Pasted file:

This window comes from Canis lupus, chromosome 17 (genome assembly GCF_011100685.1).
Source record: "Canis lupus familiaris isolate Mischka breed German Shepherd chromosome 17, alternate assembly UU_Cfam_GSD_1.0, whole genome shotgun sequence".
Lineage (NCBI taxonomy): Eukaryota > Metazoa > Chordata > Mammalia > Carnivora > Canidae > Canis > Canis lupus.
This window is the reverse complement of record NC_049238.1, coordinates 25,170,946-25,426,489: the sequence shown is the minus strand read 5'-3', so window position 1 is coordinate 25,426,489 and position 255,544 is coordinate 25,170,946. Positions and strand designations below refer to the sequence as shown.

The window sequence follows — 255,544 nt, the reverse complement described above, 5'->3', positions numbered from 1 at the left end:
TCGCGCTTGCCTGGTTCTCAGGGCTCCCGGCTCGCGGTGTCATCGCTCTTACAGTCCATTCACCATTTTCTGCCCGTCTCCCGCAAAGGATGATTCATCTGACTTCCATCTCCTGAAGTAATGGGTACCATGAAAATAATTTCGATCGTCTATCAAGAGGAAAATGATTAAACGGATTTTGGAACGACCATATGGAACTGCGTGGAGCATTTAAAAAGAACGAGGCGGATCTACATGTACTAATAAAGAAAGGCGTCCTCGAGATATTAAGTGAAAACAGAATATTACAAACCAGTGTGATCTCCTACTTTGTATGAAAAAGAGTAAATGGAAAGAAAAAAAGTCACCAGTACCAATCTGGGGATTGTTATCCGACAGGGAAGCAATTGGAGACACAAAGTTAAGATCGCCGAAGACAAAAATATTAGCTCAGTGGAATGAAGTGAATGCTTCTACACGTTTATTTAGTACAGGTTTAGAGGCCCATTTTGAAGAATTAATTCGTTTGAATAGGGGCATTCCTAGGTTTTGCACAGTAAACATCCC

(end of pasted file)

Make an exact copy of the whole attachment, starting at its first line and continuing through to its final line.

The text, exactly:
This window comes from Canis lupus, chromosome 17 (genome assembly GCF_011100685.1).
Source record: "Canis lupus familiaris isolate Mischka breed German Shepherd chromosome 17, alternate assembly UU_Cfam_GSD_1.0, whole genome shotgun sequence".
Lineage (NCBI taxonomy): Eukaryota > Metazoa > Chordata > Mammalia > Carnivora > Canidae > Canis > Canis lupus.
This window is the reverse complement of record NC_049238.1, coordinates 25,170,946-25,426,489: the sequence shown is the minus strand read 5'-3', so window position 1 is coordinate 25,426,489 and position 255,544 is coordinate 25,170,946. Positions and strand designations below refer to the sequence as shown.

The window sequence follows — 255,544 nt, the reverse complement described above, 5'->3', positions numbered from 1 at the left end:
TCGCGCTTGCCTGGTTCTCAGGGCTCCCGGCTCGCGGTGTCATCGCTCTTACAGTCCATTCACCATTTTCTGCCCGTCTCCCGCAAAGGATGATTCATCTGACTTCCATCTCCTGAAGTAATGGGTACCATGAAAATAATTTCGATCGTCTATCAAGAGGAAAATGATTAAACGGATTTTGGAACGACCATATGGAACTGCGTGGAGCATTTAAAAAGAACGAGGCGGATCTACATGTACTAATAAAGAAAGGCGTCCTCGAGATATTAAGTGAAAACAGAATATTACAAACCAGTGTGATCTCCTACTTTGTATGAAAAAGAGTAAATGGAAAGAAAAAAAGTCACCAGTACCAATCTGGGGATTGTTATCCGACAGGGAAGCAATTGGAGACACAAAGTTAAGATCGCCGAAGACAAAAATATTAGCTCAGTGGAATGAAGTGAATGCTTCTACACGTTTATTTAGTACAGGTTTAGAGGCCCATTTTGAAGAATTAATTCGTTTGAATAGGGGCATTCCTAGGTTTTGCACAGTAAACATCCC